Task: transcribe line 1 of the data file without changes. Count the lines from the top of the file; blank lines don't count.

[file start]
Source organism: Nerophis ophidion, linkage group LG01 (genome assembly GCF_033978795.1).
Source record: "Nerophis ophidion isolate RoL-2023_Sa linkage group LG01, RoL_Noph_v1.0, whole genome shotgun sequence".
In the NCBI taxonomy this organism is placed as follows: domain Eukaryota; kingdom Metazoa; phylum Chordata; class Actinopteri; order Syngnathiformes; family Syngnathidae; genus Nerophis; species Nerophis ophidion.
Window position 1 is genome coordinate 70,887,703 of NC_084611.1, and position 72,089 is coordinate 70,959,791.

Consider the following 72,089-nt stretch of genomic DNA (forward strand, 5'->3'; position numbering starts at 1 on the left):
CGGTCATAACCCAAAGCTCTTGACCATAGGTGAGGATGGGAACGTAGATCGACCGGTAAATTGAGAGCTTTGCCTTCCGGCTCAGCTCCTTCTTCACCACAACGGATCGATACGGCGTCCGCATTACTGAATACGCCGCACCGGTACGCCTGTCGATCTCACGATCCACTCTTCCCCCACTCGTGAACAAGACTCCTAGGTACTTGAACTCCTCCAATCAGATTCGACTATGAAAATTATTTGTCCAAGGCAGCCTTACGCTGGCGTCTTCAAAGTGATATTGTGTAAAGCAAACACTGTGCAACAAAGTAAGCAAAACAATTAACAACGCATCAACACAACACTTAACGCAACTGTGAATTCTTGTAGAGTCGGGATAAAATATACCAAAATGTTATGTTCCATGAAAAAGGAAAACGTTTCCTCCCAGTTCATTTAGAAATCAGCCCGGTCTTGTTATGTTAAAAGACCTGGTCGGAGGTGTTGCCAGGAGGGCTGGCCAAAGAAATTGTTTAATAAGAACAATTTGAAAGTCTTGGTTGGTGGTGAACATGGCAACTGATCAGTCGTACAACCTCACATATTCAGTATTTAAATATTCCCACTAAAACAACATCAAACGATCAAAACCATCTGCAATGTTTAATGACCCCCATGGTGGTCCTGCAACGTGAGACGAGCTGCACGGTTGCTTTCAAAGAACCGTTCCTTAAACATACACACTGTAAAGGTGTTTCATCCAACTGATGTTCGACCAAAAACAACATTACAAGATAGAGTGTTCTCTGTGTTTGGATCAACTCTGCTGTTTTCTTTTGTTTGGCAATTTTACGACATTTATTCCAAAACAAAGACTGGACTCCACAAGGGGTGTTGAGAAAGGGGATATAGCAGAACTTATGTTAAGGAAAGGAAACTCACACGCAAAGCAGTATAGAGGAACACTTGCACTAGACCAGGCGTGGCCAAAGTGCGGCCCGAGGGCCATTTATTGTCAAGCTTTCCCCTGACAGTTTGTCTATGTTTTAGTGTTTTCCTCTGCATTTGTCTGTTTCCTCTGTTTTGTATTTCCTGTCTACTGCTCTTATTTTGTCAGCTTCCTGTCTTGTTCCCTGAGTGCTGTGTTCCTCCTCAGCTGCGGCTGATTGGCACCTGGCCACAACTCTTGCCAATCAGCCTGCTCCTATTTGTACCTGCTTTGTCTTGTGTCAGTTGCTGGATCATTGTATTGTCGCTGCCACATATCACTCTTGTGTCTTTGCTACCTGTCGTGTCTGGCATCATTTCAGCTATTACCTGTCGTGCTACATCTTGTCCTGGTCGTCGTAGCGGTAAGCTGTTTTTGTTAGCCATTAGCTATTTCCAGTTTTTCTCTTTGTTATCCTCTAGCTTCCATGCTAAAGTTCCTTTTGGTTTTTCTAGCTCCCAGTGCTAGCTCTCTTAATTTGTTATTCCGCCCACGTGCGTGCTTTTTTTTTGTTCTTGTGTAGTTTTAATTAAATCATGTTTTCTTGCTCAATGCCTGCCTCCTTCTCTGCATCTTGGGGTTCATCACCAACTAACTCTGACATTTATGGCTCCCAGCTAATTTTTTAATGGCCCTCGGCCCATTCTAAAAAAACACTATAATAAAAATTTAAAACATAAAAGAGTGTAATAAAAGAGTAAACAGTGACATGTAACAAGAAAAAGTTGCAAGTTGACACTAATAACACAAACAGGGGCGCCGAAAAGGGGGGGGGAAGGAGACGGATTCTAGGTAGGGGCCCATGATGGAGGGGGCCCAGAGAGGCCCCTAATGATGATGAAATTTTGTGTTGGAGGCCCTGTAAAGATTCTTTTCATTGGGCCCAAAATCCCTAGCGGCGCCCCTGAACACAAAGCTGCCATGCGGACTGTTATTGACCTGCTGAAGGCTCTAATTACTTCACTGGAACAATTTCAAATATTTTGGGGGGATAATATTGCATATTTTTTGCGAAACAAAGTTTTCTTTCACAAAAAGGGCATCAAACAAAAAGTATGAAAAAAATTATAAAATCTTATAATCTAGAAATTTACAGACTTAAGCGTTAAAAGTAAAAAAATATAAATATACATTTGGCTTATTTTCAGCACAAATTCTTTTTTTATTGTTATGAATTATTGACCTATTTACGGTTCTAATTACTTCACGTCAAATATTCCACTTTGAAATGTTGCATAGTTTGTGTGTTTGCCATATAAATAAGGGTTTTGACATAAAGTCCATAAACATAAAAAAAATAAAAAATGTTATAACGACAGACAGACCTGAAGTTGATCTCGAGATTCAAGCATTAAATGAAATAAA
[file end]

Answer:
Source organism: Nerophis ophidion, linkage group LG01 (genome assembly GCF_033978795.1).